One minute with Maxine Hronek, DUNE collaboration coordinator

Maxine Hronek puts nearly 30 years of administrative experience to work as collaboration coordinator for the Deep Underground Neutrino Experiment.

As the DUNE collaboration coordinator, what does your job entail?

What doesn’t it entail? I’m a central point of contact for the international collaboration for DUNE — the Deep Underground Neutrino Experiment — including the spokespeople and management. I do a lot of different things, including organizing meetings of all kinds: collaboration meetings, executive boards — any kind of board, any kind of committee. I take meeting minutes. We don’t have a large administrative staff for DUNE; I’m the only person. When somebody needs something, they’ll reach out to me. I’m there to help.

How long have you been with Fermilab?

My 30-year anniversary is in February. I was hired into the Fermilab directorate when John Peoples was director. I started off as the receptionist in the director’s office. At that time, I didn’t even have a computer.

How did you get from there to DUNE?

I moved to the Project Office for the building of the Main Injector accelerator in the early 1990s, and I realized that I love project work. I love seeing something go from beginning to turning on and all that goes into it, all the people that it takes.

I’ve moved around to various projects over the years. When I moved to the lab’s Particle Physics Division, I worked on the Cryogenic Dark Matter Search. I then worked with the Global Design Effort for the International Linear Collider for 15 years and stepped away from that just this year after working on it part-time for the last five years. And then in April 2015, I was asked to join DUNE, which is absolutely the right place for me.

What do you like about working for DUNE?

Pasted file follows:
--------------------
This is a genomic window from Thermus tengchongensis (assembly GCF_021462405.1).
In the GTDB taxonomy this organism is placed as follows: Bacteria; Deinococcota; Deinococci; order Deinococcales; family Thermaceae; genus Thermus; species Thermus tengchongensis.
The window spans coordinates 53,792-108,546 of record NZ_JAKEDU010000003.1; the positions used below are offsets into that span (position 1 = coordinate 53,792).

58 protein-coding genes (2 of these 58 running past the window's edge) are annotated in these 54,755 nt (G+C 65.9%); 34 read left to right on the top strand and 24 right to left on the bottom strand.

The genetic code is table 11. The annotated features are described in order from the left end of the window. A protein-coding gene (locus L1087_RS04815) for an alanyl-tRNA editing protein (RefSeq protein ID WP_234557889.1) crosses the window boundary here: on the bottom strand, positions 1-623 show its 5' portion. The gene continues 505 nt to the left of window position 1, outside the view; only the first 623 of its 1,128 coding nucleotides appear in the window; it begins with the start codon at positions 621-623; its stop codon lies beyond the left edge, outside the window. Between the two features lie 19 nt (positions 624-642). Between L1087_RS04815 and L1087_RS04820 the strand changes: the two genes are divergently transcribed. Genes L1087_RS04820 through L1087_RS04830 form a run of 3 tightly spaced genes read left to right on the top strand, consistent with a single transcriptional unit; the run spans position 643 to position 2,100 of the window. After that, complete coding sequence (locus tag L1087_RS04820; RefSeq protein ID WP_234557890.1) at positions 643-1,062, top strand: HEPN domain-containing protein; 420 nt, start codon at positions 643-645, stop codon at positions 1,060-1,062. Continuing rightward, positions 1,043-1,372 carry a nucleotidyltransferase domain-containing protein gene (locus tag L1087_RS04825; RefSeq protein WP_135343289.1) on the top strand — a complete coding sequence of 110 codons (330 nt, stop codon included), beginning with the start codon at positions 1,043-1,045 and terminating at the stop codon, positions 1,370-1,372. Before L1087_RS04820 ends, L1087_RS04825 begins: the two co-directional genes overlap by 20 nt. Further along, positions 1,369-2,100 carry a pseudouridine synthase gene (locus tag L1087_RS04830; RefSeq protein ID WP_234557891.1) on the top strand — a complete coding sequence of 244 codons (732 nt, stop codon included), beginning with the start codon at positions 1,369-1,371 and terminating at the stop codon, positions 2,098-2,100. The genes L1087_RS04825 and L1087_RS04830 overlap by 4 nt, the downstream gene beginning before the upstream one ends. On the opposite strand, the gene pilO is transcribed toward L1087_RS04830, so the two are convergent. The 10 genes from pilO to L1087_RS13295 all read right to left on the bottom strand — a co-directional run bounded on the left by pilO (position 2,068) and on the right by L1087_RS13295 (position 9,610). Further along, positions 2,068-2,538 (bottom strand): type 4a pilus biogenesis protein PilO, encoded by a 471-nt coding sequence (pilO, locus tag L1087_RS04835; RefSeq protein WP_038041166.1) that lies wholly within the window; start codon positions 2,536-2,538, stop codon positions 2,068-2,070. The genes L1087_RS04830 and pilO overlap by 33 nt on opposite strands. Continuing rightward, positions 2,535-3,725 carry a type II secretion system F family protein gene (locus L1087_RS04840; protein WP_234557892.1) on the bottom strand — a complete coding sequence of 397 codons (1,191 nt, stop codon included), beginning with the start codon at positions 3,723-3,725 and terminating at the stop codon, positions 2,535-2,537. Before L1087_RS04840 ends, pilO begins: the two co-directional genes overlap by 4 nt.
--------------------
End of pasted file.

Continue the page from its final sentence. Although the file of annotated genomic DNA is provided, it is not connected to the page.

It sounds like something everybody says, but I love working with such a diverse collaboration. We have over 1,000 people from 32 countries working on DUNE, and I interact with a lot of those people. I learn from them, and I’m hoping they’re learning from me. I like being part of the behind-the-scenes work and doing what I can to make my spokespeople’s jobs — not simpler, because it’s not a simple job — but easier.

What’s something you wish more people understood about your job?

When people think about someone working at Fermilab, immediately the scientists come to mind. But it’s not just scientists at the lab doing experiments. I think it’s really important to know that science happens because of all the people that are playing roles other than scientific roles, people like the administrative and finance and procurement people. While the scientists are doing an awesome job, their job is not possible without all those other people. The whole family of Fermilab is what makes these projects work.

What do you like to do when you’re not at work?

I love to garden. It’s my favorite thing. I’m a flowers person; I grow perennials. I like my garden to bloom from early spring all the way to fall. It’s just very relaxing after you spend a day in your office, on your keyboard or at your computer. It feels good to walk away from something so technical and stick your hands in the dirt.

I also absolutely love true-crime podcasts. It seems to be something everybody’s doing now, but I’ve been a fan this whole time. I loved true crime before it was cool to love true crime. The gardening and the true crime are not related, though. I don’t garden to figure out where to bury the bodies.

DUNE is supported by the Department of Energy Office of Science.

Fermilab is supported by the Office of Science of the U.S. Department of Energy. The Office of Science is the single largest supporter of basic research in the physical sciences in the United States and is working to address some of the most pressing challenges of our time. For more information, please visit